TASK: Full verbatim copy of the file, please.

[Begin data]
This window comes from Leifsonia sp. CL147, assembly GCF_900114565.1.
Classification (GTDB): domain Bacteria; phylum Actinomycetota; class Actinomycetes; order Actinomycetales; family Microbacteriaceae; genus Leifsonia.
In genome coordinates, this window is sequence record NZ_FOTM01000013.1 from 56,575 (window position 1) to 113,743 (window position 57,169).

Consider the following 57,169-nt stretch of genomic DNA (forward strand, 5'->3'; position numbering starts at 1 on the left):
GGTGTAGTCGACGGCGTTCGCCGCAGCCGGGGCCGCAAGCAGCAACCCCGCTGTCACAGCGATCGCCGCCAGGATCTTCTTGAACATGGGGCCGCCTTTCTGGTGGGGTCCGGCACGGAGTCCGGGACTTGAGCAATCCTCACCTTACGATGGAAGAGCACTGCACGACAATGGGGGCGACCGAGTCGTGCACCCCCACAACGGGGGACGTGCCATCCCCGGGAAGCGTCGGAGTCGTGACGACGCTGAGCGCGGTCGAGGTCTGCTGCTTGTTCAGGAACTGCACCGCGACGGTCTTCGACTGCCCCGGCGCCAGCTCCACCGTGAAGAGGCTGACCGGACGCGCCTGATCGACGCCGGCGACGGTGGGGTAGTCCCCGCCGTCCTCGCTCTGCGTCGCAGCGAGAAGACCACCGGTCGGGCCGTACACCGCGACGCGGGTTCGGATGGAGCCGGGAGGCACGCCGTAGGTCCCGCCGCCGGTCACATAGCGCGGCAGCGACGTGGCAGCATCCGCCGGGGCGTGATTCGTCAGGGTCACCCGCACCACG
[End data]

This window comes from Leifsonia sp. CL147, assembly GCF_900114565.1.
Classification (GTDB): domain Bacteria; phylum Actinomycetota; class Actinomycetes; order Actinomycetales; family Microbacteriaceae; genus Leifsonia.
In genome coordinates, this window is sequence record NZ_FOTM01000013.1 from 56,575 (window position 1) to 113,743 (window position 57,169).

Consider the following 57,169-nt stretch of genomic DNA (forward strand, 5'->3'; position numbering starts at 1 on the left):
GGTGTAGTCGACGGCGTTCGCCGCAGCCGGGGCCGCAAGCAGCAACCCCGCTGTCACAGCGATCGCCGCCAGGATCTTCTTGAACATGGGGCCGCCTTTCTGGTGGGGTCCGGCACGGAGTCCGGGACTTGAGCAATCCTCACCTTACGATGGAAGAGCACTGCACGACAATGGGGGCGACCGAGTCGTGCACCCCCACAACGGGGGACGTGCCATCCCCGGGAAGCGTCGGAGTCGTGACGACGCTGAGCGCGGTCGAGGTCTGCTGCTTGTTCAGGAACTGCACCGCGACGGTCTTCGACTGCCCCGGCGCCAGCTCCACCGTGAAGAGGCTGACCGGACGCGCCTGATCGACGCCGGCGACGGTGGGGTAGTCCCCGCCGTCCTCGCTCTGCGTCGCAGCGAGAAGACCACCGGTCGGGCCGTACACCGCGACGCGGGTTCGGATGGAGCCGGGAGGCACGCCGTAGGTCCCGCCGCCGGTCACATAGCGCGGCAGCGACGTGGCAGCATCCGCCGGGGCGTGATTCGTCAGGGTCACCCGCACCACG